Mike Stommel, a spokesman for Covenant House said Thursday that Russaw had been temporarily “restricted” from housing but could have appealed to be allowed to come back to the organization. Stommel also said that not sleeping at the house, bullying or threatening residents or assaulting them or staff were violations that could result in a housing restriction.
Bedrossian said mental health services were available to Russaw, before and after he left housing. One of Russaw’s sisters, Candice, 33, said they should have been mandatory.
“If you don’t have mental health issues already, try being homeless,” she said.
Brayan Vargas, an employee at L.A. Skate Co. on Santa Monica Boulevard, said Russaw told him Covenant House had bagged his things, stuffed them in a closet and told him they’d given his bed to someone else.
“I found it very foul,” said Conner Nico, another L.A. Skate Co. employee who lived at Covenant House for a time. “It’s a good program in many ways, but you don’t do that to a kid who’s already down and wanted to do good.”
“We don’t see restrictions as the worst things in the world; they’re part of a process to learn you have to be accountable in life,” said Bedrossian, adding that he and the rest of the staff were especially fond of Russaw.
“Jacob was adored here, frankly,” he said.
Russaw did not broadcast his distress, said friends, who described him as fun-loving and joyful. “Anything to not have a moment of silence,” a friend said. “He masked it well.”
Russaw grew up in Watts and Lancaster with his aunt and cousins, whom he considered his mother and sisters (and are described that way here). He was a daredevil who taught himself to ride a unicycle and a ripstick, jump on a pogo stick, launch back flips on the concrete and leap off a roof into a pool. He learned to walk up a wall like a ninja warrior and tried to prank his sister Brandy Russaw, 34, into believing that he was a space alien. It almost worked, she said.
After a family fight, their mother reported Russaw to juvenile authorities, who placed him in detention, followed by foster care. At age 18, he entered Covenant House, where he earned his high school diploma — the first in his family to do so, Bedrossian said.
At a traffic light on Hollywood Boulevard, he met Hikaru Lee, 33, a foreign student from Japan who taught yoga. They snowboarded, hiked and went to the beach, and Russaw posted that he was going vegan. “Jacob was a real hippie,” said his sister Chanel Mookie Evans, 28.
Russaw enrolled at Santa Monica College but quit to work a restaurant job. His real calling was skateboarding.
He wore a skateboard bearing as a ring and sometimes practiced far into the night. At L.A. Skate Co., Russaw traded clothes he had thrifted for grip tape and skateboards to replace the ones he split grinding stair rails or performing tre flips.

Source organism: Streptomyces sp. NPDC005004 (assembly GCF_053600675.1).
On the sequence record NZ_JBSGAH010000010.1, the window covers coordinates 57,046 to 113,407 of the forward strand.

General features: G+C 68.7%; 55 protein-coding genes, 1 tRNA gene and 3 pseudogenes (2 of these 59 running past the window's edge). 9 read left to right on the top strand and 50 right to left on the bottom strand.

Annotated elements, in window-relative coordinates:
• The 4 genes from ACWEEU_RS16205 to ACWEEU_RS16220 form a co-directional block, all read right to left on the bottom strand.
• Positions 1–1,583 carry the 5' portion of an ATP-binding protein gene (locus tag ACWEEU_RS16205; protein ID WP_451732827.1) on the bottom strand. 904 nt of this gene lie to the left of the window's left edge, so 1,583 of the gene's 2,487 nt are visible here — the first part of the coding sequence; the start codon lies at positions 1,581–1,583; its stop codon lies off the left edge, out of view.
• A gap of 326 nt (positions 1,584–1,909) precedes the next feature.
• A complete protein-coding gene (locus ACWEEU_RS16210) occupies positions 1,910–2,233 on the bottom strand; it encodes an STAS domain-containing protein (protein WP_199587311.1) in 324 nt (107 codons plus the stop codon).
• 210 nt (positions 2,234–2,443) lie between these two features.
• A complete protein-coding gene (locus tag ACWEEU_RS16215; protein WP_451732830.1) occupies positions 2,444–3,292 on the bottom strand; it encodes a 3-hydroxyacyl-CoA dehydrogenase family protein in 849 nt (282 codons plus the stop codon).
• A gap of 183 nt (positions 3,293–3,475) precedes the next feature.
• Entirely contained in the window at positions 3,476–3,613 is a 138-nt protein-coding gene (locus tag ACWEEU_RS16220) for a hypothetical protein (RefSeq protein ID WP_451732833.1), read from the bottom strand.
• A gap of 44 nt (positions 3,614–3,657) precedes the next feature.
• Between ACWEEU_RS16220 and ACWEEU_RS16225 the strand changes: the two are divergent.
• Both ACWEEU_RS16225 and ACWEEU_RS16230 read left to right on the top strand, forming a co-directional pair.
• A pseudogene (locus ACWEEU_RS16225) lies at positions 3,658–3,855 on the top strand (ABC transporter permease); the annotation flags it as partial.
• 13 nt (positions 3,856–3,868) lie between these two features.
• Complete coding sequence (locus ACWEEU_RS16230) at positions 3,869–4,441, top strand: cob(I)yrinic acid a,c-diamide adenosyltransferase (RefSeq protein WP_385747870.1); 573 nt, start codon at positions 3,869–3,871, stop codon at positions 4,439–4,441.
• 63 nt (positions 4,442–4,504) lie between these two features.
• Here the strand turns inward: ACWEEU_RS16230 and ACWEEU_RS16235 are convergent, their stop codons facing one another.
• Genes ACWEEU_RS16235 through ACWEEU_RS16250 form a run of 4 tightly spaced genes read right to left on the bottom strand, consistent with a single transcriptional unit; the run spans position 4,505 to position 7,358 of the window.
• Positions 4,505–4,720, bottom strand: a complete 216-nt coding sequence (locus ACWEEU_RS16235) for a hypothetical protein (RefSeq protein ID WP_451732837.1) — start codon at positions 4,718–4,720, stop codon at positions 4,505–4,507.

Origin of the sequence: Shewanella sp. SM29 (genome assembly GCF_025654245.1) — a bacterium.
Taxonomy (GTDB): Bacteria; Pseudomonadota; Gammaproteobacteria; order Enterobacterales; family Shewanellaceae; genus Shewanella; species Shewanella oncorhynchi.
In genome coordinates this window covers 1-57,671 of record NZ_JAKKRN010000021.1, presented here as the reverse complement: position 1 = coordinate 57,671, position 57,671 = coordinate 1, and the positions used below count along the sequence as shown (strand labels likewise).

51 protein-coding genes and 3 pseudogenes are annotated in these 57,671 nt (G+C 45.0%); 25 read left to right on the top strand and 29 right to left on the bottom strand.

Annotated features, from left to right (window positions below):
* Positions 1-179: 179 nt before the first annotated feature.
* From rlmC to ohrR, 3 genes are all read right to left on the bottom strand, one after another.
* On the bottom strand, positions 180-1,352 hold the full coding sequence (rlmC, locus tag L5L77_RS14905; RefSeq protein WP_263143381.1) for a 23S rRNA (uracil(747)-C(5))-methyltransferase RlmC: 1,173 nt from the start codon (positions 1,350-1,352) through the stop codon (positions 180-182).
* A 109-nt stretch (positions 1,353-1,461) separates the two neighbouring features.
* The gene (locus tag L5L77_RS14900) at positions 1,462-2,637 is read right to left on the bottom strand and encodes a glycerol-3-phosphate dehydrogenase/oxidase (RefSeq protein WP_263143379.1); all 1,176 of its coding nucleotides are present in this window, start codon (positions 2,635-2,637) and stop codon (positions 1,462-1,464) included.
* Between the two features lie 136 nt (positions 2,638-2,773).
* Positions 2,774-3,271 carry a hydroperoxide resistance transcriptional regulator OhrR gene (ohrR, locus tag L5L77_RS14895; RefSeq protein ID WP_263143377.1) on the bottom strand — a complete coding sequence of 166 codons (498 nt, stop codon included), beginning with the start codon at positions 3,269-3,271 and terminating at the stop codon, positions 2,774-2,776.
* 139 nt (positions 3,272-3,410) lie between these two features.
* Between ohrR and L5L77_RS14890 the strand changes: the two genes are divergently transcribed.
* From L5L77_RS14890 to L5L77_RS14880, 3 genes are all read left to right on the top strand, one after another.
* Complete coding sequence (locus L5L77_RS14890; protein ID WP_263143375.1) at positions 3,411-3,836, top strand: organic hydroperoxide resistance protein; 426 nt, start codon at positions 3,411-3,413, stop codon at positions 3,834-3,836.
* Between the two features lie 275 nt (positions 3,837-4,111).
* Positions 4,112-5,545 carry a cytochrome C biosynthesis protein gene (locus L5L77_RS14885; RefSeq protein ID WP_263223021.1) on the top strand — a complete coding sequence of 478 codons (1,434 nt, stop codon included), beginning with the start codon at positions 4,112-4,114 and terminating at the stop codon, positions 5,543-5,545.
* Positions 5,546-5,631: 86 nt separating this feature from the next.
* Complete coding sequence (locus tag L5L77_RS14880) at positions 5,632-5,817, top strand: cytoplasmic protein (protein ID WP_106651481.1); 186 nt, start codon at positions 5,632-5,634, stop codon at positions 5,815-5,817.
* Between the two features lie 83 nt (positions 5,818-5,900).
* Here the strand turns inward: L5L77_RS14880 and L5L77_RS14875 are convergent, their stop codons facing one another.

“I never saw anyone do that before,” said the skate shop owner, Dave White, who videotaped him repeating the trick so he could show potential sponsors. White shot another video of Russaw skating up to the shop with the pieces of a busted board strapped to his feet with turquoise shoelaces.
“He could skate anything with wheels,” White said. “Some of the company people who came in here said, ‘Who’s that kid with the bushy hair? He’s killing it.’ He was on his way. The companies were waiting to see what he could do.”
After his ouster from Covenant House, Russaw slept at the North Hollywood skate park, a small park in Hollywood or under the lights at a Metro station, Vargas said. “The streets here are not the best,” Vargas said.
Lee had roommates and didn’t always let him stay. They argued; she said she didn’t understand what he was going through until after he died.
“I don’t know about homeless, but it affected him really bad,” she said. “He told me it’s not easy being a Black man. He felt it was not comfortable looking for a job because of his color.” Russaw hanged himself in Lee’s apartment in March 2018.
Covenant House paid for a memorial and his funeral at Holy Cross Cemetery in Culver City. Friends covered the slate-blue casket with his favorite skate shop stickers.
Russaw’s skateboard — painted with the insignia “Shred in Paradise Brother” — hangs on L.A. Skate Co.'s wall. At a get-together in Lancaster this summer, Candice and Brandy wore Jacob’s shirts and Evans brought one of his skateboards.
“In foreign countries, they don’t let old people and young people be homeless,” Candice said. “Especially with Black people, the village is broken. Why isn’t our government doing something?”
“He was just a kid,” Brandy said.
If you or someone you know is exhibiting warning signs of suicide, seek help from a professional by calling the National Suicide Prevention Lifeline at (800) 273-TALK (8255).
Times staff writer Maloy Moore contributed to this report.